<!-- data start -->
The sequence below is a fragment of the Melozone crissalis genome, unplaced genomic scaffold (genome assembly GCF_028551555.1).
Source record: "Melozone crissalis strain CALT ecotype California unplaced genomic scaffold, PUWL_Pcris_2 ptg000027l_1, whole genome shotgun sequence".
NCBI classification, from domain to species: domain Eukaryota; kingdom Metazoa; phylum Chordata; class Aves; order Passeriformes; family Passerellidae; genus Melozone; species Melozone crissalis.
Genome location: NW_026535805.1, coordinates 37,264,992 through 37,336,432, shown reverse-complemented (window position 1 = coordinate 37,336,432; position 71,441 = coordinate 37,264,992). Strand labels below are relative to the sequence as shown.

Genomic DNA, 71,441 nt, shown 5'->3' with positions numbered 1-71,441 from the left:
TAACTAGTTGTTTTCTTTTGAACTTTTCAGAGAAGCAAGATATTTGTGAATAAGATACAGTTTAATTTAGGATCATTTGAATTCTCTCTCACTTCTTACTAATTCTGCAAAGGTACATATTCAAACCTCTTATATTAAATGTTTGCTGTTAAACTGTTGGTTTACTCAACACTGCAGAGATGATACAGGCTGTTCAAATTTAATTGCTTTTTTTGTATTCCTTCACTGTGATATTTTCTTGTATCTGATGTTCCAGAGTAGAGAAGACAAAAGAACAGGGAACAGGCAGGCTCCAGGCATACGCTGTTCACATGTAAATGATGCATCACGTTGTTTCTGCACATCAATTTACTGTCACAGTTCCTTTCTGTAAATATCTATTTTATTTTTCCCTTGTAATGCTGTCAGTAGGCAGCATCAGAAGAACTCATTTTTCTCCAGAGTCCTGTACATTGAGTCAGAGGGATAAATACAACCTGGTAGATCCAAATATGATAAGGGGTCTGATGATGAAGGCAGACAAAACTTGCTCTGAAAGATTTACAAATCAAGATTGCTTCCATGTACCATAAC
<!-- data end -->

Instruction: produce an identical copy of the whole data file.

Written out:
The sequence below is a fragment of the Melozone crissalis genome, unplaced genomic scaffold (genome assembly GCF_028551555.1).
Source record: "Melozone crissalis strain CALT ecotype California unplaced genomic scaffold, PUWL_Pcris_2 ptg000027l_1, whole genome shotgun sequence".
NCBI classification, from domain to species: domain Eukaryota; kingdom Metazoa; phylum Chordata; class Aves; order Passeriformes; family Passerellidae; genus Melozone; species Melozone crissalis.
Genome location: NW_026535805.1, coordinates 37,264,992 through 37,336,432, shown reverse-complemented (window position 1 = coordinate 37,336,432; position 71,441 = coordinate 37,264,992). Strand labels below are relative to the sequence as shown.

Genomic DNA, 71,441 nt, shown 5'->3' with positions numbered 1-71,441 from the left:
TAACTAGTTGTTTTCTTTTGAACTTTTCAGAGAAGCAAGATATTTGTGAATAAGATACAGTTTAATTTAGGATCATTTGAATTCTCTCTCACTTCTTACTAATTCTGCAAAGGTACATATTCAAACCTCTTATATTAAATGTTTGCTGTTAAACTGTTGGTTTACTCAACACTGCAGAGATGATACAGGCTGTTCAAATTTAATTGCTTTTTTTGTATTCCTTCACTGTGATATTTTCTTGTATCTGATGTTCCAGAGTAGAGAAGACAAAAGAACAGGGAACAGGCAGGCTCCAGGCATACGCTGTTCACATGTAAATGATGCATCACGTTGTTTCTGCACATCAATTTACTGTCACAGTTCCTTTCTGTAAATATCTATTTTATTTTTCCCTTGTAATGCTGTCAGTAGGCAGCATCAGAAGAACTCATTTTTCTCCAGAGTCCTGTACATTGAGTCAGAGGGATAAATACAACCTGGTAGATCCAAATATGATAAGGGGTCTGATGATGAAGGCAGACAAAACTTGCTCTGAAAGATTTACAAATCAAGATTGCTTCCATGTACCATAAC